Heritage, Innovation & the Livable City: A Northern City

There were three concurrent panel sessions this morning, which means we had to choose. I ended up going to the one called A Northern City. The panelists included: Rod Macleod, retired professor of History & Classics at the University of Alberta; Mark Nuttall, professor and Henry Marshall Tory Chair in the Department of Anthropology at the University of Alberta; and Heather Zwicker, associate professor of English at the University of Alberta.

Tagged as the “Gateway to the North”, Edmonton has also been described as “a northern city of art and ideas”. Yet its northernness is often overlooked in understanding the city and region, as well as its connection to the “south” and other northern places.

As someone who grew up primarily in Inuvik, NT, this panel caught my eye. I was quite familiar with the idea of Edmonton as “a northern gateway to the south” – something the panelists talked about. Here are my notes:

  • Rod started by highlighting the two things that we think about as a northern city. The first, climate, gets a lot of attention. The second, isolation, is something we think about far less. Rod says to draw a 500km circle around northern cities. With the exception of Edmonton and Moscow, you’ll find lots of other places in those circles.
  • Despite the creation of the rival city of Strathcona, the construction of the railroad from Calgary had surprisingly little effect on our northern orientation, according to Rod.
  • He talked at length about our history as a transportation hub more than a trading post, noting that the air freight industry was practically invented here. He talked about the arrival of the airplane, and how it replicated the region’s previous economy: bringing furs south, taking supplies north.
  • Something to look up: the Aerosmith map of 1832, which has great detail north of Edmonton but not much south.
  • Rod suggested that while “facing north” has made us culturally self-sufficient, being a part of the northern frontier has ingrained in Edmonton a reluctance to plan and build for the long-term.
  • Mark picked up here, nothing that although there are lots of places further north than us on the globe, northernness actually has very little to do with latitude.
  • He noted that in Canada, the term “north” has often been synonymous with “marginalized”. That’s not the case in other places. He also observed that as places develop, “north” seems to move further north. When a Walmart arrives in Whitehorse, is still the north?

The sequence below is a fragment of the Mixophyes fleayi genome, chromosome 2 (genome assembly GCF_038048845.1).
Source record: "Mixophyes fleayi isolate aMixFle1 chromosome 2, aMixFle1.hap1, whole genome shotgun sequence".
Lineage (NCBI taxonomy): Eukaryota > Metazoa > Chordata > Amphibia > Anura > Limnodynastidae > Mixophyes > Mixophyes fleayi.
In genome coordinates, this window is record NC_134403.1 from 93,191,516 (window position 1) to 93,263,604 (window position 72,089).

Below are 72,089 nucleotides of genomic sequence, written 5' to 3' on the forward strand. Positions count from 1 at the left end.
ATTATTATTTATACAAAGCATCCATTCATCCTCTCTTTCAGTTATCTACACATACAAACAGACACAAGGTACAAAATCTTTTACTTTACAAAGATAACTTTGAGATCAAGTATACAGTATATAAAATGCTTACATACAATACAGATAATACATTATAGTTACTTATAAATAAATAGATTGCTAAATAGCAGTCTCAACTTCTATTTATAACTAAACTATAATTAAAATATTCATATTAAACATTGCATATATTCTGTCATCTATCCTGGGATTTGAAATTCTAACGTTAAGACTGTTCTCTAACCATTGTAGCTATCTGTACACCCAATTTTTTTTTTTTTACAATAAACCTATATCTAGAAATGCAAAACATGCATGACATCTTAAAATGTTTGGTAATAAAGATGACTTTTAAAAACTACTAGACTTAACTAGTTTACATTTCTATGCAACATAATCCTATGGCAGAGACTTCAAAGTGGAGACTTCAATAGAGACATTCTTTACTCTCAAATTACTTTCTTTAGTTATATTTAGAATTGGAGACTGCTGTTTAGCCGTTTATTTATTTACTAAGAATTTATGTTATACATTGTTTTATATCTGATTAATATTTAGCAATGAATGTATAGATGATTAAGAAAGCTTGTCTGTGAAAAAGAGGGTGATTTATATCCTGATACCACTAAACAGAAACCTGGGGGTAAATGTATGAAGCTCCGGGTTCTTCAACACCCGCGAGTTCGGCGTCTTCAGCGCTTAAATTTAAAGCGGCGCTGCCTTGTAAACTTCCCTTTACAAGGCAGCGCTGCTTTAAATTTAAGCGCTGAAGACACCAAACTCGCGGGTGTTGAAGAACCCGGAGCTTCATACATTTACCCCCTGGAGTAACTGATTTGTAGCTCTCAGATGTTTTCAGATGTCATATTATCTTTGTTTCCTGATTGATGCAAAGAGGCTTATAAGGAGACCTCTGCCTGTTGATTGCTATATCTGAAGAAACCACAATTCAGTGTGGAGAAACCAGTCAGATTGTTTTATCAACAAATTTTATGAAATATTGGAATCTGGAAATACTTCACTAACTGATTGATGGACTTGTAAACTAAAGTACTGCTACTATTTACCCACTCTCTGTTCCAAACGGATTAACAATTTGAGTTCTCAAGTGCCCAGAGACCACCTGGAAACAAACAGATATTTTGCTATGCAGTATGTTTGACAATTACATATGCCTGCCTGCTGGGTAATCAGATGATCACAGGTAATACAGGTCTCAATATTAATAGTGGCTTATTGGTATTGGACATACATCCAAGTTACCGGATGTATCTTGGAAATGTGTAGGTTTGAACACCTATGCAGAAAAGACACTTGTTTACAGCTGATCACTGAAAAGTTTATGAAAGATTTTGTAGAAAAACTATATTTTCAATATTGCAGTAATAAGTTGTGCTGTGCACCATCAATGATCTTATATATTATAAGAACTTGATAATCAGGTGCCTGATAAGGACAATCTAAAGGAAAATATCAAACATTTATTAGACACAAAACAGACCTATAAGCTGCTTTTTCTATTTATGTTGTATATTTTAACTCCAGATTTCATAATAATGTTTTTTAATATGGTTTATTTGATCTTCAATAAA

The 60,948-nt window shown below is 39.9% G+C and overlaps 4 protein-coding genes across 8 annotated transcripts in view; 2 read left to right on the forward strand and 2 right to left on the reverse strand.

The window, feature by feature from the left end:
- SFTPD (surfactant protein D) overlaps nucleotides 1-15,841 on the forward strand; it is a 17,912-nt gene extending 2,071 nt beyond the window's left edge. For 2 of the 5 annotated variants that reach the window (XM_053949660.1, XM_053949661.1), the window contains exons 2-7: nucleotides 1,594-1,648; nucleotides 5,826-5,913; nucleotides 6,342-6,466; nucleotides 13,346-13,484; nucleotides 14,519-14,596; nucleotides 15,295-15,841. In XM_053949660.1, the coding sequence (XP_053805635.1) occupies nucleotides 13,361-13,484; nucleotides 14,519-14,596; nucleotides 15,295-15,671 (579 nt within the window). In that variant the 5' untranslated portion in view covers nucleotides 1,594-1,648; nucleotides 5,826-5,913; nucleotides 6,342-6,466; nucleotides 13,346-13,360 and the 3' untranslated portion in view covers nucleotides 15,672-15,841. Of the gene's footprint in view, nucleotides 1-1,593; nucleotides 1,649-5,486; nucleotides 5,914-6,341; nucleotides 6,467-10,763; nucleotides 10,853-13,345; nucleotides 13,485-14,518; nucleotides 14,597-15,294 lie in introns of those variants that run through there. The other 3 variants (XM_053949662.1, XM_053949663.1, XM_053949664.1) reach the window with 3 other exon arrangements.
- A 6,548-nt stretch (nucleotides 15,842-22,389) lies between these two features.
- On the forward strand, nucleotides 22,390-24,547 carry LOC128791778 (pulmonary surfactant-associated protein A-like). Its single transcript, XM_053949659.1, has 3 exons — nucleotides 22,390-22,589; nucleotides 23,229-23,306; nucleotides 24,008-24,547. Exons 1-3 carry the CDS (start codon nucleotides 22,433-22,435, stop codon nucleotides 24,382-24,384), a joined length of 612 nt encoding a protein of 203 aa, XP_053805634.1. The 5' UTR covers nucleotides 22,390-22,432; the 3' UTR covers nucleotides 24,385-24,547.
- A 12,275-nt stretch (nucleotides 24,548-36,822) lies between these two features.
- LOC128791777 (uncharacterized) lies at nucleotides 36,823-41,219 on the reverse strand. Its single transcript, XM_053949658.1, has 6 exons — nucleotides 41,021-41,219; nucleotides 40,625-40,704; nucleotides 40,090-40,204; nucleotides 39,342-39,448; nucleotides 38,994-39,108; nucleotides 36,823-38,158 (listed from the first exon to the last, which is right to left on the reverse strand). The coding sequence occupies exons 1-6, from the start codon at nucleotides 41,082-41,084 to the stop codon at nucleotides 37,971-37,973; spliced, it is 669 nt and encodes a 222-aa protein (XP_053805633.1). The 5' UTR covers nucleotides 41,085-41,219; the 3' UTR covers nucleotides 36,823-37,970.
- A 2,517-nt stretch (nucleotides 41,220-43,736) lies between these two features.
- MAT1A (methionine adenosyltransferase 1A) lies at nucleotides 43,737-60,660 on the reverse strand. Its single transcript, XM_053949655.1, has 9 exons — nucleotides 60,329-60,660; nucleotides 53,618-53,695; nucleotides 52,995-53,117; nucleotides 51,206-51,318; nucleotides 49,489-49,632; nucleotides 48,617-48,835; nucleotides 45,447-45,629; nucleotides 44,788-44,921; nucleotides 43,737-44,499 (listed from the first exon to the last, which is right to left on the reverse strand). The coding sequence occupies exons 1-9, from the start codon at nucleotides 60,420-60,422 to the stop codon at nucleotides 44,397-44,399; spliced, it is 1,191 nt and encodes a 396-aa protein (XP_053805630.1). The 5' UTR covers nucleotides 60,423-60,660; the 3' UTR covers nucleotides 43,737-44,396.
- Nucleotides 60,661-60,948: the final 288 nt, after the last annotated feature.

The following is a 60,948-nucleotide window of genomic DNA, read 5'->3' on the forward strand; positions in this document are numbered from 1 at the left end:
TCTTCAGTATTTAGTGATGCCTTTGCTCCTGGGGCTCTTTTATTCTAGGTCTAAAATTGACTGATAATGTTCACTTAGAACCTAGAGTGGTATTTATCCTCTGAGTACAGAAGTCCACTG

• Mark finished by discussing the Arctic Council and how the north is becoming centre stage, thanks to climate change and other global issues. Canada assumes the chair of the council in three years, which provides an opportunity for Edmonton.
  • Heather discussed the literature surrounding Edmonton as a northern city, starting with Alice Major’s Contemplating the City, and Erin Knight’s Bribing the Boundary God.
  • She said the river plays a key role in most of the literature, either positively or negatively – is the river an obstacle, or a way in and out of the city?
  • I thought the notion of Edmonton as “the cosmopolitan north” was quite interesting. Heather said the notion of “cosmopolitan” is up for grabs, saying that “Brooklyn is the new Manhattan”.

Another interesting concept came up in the questions. Mark had said that before moving to Edmonton, he had never lived away from the sea. And while Edmonton doesn’t have a traditional port, we are something of a “port city” thanks to Fort McMurray and other northern communities. I immediately thought of the Port Alberta initiative as well.

What I took away from the session is that being a northern city is much more a mindset than anything else. There are physical elements of course, but it’s the intangible part of being in “the north” that has probably had the biggest impact on Edmonton’s development.

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